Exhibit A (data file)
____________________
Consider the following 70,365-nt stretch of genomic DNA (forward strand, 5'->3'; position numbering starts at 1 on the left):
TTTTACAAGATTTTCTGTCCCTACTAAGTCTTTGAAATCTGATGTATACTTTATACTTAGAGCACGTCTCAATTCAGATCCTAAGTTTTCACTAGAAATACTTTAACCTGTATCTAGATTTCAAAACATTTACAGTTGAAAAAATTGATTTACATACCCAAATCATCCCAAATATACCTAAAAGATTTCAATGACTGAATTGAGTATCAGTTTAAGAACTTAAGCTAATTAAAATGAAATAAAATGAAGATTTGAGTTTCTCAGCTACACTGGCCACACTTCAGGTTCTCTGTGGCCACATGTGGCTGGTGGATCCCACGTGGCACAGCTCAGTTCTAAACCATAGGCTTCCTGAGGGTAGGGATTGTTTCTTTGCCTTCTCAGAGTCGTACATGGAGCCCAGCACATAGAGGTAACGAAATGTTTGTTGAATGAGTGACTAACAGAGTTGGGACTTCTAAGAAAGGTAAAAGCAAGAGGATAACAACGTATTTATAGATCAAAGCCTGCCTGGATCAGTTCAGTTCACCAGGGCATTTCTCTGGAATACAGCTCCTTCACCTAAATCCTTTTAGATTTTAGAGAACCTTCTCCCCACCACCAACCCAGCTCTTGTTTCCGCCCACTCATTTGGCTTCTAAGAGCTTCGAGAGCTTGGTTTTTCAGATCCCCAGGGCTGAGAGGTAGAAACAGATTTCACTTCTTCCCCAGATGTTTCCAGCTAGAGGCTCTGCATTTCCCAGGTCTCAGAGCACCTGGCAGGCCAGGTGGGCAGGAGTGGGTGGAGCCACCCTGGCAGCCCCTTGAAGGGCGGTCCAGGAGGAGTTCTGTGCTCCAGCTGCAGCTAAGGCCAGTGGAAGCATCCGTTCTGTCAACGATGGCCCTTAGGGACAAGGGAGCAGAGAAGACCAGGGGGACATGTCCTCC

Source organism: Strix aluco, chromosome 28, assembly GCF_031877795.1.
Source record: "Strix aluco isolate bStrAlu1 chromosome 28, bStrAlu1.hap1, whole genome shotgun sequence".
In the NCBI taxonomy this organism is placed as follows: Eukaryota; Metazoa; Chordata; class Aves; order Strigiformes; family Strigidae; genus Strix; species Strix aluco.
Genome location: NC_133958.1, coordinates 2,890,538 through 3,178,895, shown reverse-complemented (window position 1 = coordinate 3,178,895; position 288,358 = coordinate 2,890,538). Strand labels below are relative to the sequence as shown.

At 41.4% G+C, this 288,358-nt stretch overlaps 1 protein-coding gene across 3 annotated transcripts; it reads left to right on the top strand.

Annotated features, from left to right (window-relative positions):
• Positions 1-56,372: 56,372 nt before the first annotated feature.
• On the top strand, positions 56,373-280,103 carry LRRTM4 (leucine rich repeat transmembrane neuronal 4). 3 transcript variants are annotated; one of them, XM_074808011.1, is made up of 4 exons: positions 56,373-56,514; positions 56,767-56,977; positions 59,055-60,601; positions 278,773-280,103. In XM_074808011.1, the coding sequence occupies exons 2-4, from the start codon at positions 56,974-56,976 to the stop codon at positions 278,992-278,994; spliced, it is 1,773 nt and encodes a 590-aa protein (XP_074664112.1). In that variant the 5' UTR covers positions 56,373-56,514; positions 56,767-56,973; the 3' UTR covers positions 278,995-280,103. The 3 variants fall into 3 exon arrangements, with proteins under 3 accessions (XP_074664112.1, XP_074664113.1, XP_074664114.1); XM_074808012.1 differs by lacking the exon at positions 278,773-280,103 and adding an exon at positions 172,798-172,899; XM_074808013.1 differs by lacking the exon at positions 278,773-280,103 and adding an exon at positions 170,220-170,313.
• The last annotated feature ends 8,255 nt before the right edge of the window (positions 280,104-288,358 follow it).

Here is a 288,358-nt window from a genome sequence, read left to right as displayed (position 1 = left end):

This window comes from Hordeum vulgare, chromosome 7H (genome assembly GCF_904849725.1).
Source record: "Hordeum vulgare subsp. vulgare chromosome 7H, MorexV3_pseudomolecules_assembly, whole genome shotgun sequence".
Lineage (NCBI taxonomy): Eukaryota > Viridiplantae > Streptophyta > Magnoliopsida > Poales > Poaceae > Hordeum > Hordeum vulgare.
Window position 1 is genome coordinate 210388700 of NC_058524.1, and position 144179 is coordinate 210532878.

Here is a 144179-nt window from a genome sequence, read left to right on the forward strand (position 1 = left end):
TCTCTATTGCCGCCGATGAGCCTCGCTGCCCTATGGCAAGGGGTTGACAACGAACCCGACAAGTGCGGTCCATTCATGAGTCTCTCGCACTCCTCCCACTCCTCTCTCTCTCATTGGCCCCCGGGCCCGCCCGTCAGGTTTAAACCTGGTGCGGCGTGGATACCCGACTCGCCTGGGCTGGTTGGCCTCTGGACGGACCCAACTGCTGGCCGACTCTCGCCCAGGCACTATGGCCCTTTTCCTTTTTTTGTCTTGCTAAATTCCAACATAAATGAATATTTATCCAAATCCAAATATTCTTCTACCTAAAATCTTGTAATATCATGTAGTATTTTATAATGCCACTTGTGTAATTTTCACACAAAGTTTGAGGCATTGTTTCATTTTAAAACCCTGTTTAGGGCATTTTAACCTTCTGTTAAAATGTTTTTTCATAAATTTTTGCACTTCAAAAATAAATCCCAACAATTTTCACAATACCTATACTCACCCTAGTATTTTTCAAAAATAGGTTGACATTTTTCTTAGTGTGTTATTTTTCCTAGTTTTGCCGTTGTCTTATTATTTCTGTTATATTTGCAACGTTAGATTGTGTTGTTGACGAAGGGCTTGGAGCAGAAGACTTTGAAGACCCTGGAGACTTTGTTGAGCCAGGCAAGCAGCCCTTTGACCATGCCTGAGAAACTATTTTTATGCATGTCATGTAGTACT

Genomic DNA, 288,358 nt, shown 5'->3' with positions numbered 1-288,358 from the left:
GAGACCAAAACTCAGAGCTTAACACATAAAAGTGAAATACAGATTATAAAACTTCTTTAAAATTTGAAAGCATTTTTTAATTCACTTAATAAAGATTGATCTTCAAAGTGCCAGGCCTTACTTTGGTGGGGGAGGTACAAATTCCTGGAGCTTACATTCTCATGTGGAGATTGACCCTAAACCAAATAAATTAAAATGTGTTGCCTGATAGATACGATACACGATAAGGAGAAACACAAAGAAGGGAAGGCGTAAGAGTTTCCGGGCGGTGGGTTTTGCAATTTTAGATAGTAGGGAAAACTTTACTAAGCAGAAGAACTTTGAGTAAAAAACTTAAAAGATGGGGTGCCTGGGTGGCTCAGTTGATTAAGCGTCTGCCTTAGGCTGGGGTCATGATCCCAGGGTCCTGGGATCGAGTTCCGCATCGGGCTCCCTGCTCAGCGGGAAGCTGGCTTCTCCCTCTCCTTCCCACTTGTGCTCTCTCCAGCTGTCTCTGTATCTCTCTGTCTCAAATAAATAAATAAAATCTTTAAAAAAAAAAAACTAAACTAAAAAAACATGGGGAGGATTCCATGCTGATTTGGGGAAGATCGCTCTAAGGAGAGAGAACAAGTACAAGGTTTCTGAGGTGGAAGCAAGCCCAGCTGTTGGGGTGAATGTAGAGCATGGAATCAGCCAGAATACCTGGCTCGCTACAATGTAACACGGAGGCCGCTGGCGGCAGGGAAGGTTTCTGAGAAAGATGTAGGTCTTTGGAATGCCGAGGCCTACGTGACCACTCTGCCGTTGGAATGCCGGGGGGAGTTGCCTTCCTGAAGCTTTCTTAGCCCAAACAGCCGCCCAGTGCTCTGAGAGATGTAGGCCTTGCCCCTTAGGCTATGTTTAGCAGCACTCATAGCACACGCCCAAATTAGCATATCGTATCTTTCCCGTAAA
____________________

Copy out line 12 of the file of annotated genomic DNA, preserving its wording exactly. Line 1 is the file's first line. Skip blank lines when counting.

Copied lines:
Here is a 288,358-nt window from a genome sequence, read left to right as displayed (position 1 = left end):